Ghost Cities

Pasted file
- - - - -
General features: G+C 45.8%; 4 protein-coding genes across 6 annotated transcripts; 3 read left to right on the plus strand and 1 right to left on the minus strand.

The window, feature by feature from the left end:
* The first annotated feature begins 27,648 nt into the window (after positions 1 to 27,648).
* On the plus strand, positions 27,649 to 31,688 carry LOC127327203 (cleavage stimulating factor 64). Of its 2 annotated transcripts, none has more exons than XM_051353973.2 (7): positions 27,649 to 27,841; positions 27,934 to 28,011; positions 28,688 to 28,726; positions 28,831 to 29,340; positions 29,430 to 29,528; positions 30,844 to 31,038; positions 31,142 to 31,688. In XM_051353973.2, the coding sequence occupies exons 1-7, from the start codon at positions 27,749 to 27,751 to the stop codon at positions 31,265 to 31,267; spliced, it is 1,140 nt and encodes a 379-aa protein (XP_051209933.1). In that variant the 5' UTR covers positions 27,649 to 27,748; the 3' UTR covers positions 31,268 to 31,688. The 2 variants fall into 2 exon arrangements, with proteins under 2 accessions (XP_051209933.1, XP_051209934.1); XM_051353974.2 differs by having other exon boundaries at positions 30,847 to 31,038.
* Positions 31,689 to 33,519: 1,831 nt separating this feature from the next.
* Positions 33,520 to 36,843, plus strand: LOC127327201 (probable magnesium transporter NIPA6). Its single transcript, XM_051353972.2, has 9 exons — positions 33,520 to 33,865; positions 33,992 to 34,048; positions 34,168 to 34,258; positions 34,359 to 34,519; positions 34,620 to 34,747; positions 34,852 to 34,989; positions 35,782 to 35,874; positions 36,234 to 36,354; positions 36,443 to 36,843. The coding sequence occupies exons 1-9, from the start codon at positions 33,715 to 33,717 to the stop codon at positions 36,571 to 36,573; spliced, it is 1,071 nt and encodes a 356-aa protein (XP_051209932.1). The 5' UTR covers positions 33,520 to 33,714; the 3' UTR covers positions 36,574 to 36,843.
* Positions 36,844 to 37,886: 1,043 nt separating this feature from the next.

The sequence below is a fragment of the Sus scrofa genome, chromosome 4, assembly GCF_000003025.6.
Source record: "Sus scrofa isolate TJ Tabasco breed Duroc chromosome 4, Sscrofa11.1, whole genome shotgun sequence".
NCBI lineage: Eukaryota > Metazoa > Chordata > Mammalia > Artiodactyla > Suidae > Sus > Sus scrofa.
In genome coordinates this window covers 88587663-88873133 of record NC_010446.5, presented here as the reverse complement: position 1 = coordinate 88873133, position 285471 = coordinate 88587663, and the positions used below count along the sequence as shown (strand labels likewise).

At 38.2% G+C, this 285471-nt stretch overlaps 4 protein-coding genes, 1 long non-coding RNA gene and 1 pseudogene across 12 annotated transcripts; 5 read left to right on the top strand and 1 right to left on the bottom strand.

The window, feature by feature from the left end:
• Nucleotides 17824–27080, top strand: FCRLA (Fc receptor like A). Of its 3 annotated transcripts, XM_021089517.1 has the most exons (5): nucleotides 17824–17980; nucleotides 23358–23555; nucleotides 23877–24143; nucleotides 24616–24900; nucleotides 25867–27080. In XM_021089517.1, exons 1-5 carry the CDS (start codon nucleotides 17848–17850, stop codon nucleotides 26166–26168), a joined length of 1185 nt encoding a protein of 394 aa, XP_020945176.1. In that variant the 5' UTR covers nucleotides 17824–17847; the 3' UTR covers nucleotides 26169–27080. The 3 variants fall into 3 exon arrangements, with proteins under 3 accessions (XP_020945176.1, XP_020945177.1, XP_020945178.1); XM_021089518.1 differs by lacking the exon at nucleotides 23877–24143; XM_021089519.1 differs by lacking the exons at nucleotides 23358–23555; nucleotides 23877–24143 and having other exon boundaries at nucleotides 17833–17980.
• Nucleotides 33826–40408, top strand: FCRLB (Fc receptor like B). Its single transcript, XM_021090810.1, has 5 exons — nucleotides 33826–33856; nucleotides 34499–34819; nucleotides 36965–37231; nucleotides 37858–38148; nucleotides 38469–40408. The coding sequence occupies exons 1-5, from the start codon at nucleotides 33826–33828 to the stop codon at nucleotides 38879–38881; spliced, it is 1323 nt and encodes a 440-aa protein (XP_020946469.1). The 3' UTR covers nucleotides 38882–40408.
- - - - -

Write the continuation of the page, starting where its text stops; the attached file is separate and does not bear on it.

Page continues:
How does William Wymark Jacobs earn the title “The Mozart of the English Short Story”? Because his prose is exquisite and translucent, and his plots – like Mozart/Da Ponte operas – are full of fun and mischief, as anti-romantic as they are romantic. Just as in the last act of Mozart’s The Marriage of Figaro, if you blink you risk missing a sublime, or a sublimely comic moment, if your attention lapses when reading a Jacobs story, you risk missing sly irony, wry innuendo or a mordant remark – more often than not about marriage! In fact, the simple pleasure of reading Jacobs’s perfectly paced prose – in Evelyn Waugh’s words, his “exquisite precision of narrative” – is often more enjoyable than following the actual plots of his stories, which are often intricate and sometimes seem only to hang by a thread, which require the reader’s alertness, if not…

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